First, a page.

In the early days of my quit, my group was adding members left and right. My group also lost members left and right as well. The drama really didn’t help my quit. It kind of freaked me out and showed me exactly how easy it would be to lose the respect and days quit that I was accumulating. I posted my roll, ignored the drama, and protected my quit.
It is one thing to hear about the support this site offers, but it is another to actually experience it. I typically post roll right after midnight because I am up early anyway. This might be frowned upon by some, but it has worked for me. Anyway, one night I went to bed early and slept late without posting roll. When I woke up I saw that my quit brothers had sent me texts wondering where I was because my name is usually pretty high on our list. They had not seen it. It is hard to explain the pride I felt in my November Quit brothers after this. It made my quit that much stronger because it showed that people really did care if I succeeded or failed. This was made possible because I put myself out there. I asked for numbers. I sent personal messages asking for them. It was awkward. I gave these guys my number in exchange. Each one of these guys agreed to blow up my phone if I wasn’t on the roll call. I promised to do the same for them. If I see that one of my brothers is not on roll, I send them a PM or shoot them a text if I have their number.
My group has a spreadsheet to show the percentage of the times we all post roll. Behind my name is 100%. I made it my goal to maintain that 100 %. I have not missed a day yet and I do not plan on it. This is one of the most important things that helped me make it 100 days. I posted my roll EVERYDAY. It is so simple. You post roll and you take using nicotine off the table for the whole day. Do it again the next day. Repeat. I am quit today because I made sure my name was on that list every day. You might say you can’t find time or you keep getting bumped from the roll call. Whatever. Those are bullshit excuses. If you are serious about your quit, you get your name on that damn roll and you make sure it is there. Period.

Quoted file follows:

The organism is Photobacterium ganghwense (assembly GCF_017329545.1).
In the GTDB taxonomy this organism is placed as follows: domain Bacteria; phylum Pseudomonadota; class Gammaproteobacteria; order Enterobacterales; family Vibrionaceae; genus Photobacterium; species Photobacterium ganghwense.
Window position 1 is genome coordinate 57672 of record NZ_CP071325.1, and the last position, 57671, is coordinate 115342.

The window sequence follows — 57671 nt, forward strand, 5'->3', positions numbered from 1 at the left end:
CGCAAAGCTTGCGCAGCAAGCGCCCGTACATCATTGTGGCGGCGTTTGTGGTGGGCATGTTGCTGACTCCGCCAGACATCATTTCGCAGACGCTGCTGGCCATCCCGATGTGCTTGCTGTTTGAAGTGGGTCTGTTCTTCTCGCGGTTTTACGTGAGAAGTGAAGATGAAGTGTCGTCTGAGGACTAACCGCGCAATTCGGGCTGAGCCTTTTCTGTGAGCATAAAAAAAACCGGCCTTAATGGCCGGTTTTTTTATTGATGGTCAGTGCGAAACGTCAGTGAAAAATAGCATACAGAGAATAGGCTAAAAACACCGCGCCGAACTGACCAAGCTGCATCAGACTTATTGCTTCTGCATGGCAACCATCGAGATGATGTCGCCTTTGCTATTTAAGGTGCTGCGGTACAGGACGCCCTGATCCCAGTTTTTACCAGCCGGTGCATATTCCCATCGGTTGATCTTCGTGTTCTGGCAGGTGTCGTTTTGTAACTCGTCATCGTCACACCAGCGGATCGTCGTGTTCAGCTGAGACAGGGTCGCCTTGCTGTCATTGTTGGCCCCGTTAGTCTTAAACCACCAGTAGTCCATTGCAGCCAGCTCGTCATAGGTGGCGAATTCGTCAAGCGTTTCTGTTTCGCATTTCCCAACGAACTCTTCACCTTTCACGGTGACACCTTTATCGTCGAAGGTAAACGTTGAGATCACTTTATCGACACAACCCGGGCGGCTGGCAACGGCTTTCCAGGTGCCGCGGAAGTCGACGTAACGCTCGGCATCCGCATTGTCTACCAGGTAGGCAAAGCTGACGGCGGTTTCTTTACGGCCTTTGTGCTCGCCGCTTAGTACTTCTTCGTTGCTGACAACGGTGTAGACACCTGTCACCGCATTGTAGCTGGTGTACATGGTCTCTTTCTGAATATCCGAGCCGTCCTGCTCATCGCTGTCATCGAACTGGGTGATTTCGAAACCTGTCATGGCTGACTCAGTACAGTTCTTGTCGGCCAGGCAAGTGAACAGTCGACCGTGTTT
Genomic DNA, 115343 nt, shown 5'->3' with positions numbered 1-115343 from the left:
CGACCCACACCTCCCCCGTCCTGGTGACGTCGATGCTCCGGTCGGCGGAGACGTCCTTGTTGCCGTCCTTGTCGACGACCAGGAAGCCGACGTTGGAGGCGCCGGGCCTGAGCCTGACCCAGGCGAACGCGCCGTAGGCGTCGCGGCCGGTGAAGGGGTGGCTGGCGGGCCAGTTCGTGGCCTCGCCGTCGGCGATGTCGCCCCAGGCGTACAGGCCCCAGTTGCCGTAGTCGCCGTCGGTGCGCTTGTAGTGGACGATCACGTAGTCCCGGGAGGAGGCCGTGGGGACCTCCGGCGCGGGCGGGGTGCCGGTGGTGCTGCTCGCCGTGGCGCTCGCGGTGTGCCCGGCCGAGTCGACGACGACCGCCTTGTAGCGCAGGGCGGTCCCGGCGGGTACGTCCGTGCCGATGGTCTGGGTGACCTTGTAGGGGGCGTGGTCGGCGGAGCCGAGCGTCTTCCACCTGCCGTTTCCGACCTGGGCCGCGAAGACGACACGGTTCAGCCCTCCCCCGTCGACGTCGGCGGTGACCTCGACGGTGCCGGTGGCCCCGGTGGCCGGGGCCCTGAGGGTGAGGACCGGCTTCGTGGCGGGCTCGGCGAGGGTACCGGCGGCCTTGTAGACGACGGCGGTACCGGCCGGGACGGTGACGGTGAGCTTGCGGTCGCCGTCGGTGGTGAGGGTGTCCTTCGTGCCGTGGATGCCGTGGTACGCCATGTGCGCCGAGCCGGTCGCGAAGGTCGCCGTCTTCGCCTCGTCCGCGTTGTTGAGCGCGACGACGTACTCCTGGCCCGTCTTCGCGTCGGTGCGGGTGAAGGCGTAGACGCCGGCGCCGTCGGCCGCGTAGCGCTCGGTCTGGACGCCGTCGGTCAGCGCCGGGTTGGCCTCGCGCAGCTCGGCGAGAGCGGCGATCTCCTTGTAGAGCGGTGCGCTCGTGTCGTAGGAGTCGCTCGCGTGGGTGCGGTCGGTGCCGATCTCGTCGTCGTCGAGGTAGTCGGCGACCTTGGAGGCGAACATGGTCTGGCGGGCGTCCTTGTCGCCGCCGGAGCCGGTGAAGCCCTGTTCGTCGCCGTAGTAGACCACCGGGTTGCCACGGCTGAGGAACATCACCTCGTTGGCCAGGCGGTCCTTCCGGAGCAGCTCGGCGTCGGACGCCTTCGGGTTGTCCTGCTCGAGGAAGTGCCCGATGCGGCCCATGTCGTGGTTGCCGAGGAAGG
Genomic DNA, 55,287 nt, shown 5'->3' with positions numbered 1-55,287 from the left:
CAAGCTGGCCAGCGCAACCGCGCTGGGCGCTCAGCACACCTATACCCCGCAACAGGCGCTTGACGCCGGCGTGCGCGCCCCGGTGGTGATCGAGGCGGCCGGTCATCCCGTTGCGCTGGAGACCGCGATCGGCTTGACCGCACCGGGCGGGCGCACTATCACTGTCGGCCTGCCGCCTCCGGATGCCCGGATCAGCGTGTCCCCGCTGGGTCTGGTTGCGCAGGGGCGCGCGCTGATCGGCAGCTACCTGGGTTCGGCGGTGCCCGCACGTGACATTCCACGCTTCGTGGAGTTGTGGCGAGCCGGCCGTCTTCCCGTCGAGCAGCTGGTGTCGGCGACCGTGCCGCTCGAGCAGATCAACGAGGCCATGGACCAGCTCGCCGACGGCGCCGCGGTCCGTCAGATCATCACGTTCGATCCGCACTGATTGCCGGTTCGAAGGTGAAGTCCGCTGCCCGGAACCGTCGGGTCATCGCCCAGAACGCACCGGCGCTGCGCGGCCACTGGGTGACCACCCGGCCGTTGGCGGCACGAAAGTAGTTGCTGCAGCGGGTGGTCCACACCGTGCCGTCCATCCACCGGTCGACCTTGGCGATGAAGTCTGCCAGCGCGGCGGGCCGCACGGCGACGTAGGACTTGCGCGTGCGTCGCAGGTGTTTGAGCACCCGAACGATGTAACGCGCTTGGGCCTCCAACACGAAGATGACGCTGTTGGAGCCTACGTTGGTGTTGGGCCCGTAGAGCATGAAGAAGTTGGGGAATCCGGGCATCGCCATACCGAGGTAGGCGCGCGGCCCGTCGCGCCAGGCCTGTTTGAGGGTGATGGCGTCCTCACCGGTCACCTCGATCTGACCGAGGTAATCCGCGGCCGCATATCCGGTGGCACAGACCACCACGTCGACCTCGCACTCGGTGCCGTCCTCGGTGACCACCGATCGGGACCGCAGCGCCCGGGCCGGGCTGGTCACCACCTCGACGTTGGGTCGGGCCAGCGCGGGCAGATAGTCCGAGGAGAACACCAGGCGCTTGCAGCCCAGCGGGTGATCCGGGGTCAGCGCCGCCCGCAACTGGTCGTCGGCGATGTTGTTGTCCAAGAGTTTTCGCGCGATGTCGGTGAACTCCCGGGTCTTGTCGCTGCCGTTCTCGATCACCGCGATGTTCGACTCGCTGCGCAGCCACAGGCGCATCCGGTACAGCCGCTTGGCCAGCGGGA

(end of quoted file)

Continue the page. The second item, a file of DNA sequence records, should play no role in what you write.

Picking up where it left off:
If you are a new quitter reading this, please know that you will not regret your decision to quit. You might get pissed off by how hard it is at first but if you stick with it you will come to regard it as one of the best decisions you have ever made. I would like to tell you that quitting it easy, but that would be a lie. Nothing worth having in life ever comes easy. Quitting nicotine is no exception. You have to want it. You have to regard chewing as something you used to do. You have to quit for you. This is your quit, own it. All the support in the world is right here, all you have to do is ask for it. Reach out, make sure people know your name, post roll everyday and you will be successful.
Finally, I would like to offer a special thanks to my November quit brothers. We cannot stop after we make the hall. The HOF is just one of many goals. I plan on quitting with you guys for a long time to come. Thank you for your support and thank you for keeping your word to stay quit. You have my full respect.